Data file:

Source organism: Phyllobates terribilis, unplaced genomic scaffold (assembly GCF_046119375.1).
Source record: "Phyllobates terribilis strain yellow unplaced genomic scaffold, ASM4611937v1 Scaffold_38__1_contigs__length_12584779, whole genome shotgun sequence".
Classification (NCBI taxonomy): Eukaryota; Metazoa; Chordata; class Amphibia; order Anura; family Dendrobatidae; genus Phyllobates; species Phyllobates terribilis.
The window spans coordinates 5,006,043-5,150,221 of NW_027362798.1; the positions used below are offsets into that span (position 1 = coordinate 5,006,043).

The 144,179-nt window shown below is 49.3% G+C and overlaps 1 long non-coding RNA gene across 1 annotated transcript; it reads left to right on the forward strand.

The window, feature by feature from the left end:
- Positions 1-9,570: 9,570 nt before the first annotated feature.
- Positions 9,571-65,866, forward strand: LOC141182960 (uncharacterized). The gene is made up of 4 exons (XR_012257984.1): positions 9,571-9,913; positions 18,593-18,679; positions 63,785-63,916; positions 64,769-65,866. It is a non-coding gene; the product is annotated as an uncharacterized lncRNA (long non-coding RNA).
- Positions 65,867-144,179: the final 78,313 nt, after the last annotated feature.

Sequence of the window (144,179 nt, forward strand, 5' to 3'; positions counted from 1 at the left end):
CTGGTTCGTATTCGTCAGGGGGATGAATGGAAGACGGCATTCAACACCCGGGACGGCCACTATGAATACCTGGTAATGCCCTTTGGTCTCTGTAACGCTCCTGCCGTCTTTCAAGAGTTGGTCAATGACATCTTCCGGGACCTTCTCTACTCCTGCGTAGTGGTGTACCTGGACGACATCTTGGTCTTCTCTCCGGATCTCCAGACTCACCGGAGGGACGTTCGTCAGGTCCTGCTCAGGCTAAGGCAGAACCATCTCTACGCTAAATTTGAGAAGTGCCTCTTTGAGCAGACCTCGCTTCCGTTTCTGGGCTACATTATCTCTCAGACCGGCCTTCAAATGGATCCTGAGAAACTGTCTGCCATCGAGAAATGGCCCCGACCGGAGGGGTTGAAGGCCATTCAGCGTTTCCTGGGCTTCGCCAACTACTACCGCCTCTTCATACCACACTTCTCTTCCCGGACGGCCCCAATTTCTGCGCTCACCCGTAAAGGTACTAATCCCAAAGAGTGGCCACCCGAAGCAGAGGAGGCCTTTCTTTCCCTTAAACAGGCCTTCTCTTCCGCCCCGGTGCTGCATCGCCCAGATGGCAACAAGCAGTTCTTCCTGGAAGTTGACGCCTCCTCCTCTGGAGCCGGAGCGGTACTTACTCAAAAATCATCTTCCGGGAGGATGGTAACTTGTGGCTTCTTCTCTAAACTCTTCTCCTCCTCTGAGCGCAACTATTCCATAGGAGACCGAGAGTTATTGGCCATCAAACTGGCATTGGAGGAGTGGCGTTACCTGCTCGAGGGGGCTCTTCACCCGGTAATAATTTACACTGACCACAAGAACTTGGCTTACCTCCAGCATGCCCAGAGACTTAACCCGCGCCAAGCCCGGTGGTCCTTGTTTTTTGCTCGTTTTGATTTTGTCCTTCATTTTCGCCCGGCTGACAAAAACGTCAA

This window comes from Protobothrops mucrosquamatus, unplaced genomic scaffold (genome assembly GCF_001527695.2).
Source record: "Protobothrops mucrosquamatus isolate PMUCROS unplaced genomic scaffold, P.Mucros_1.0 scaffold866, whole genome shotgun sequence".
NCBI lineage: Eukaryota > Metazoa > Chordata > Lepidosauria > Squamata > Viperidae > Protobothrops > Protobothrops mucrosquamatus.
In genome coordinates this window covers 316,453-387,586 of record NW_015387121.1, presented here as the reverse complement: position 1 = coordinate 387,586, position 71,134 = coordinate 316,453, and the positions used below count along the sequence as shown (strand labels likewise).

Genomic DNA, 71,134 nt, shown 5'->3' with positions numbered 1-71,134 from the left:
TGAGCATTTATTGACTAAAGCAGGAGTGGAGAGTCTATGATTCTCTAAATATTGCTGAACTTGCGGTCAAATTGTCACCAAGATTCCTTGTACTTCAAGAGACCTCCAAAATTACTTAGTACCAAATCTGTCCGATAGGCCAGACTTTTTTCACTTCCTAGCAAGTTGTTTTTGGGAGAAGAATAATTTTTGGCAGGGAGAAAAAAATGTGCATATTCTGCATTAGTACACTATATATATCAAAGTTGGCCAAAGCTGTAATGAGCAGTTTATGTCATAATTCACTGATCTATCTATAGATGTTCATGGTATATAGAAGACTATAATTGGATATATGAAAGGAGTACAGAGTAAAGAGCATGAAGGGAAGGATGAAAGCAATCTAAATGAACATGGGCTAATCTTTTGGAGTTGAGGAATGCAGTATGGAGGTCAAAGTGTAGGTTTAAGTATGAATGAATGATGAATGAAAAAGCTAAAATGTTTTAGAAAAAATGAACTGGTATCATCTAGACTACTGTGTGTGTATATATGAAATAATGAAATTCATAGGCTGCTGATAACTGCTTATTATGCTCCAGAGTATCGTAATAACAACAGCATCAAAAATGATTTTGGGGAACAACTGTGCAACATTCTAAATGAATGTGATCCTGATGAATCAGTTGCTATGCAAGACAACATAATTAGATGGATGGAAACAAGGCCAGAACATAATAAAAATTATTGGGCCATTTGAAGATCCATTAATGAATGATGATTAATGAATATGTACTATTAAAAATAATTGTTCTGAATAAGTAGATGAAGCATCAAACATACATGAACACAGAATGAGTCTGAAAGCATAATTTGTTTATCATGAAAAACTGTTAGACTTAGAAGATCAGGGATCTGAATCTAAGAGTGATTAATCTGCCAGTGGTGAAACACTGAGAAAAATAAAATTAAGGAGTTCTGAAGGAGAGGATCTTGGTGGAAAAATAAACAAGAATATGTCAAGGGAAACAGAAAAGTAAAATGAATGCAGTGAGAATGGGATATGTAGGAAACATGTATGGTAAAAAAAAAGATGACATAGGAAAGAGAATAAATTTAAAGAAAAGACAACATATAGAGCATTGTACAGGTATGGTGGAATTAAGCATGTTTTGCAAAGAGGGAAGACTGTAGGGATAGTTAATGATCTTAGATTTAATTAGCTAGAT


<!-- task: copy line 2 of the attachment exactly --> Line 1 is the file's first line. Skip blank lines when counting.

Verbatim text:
Source record: "Phyllobates terribilis strain yellow unplaced genomic scaffold, ASM4611937v1 Scaffold_38__1_contigs__length_12584779, whole genome shotgun sequence".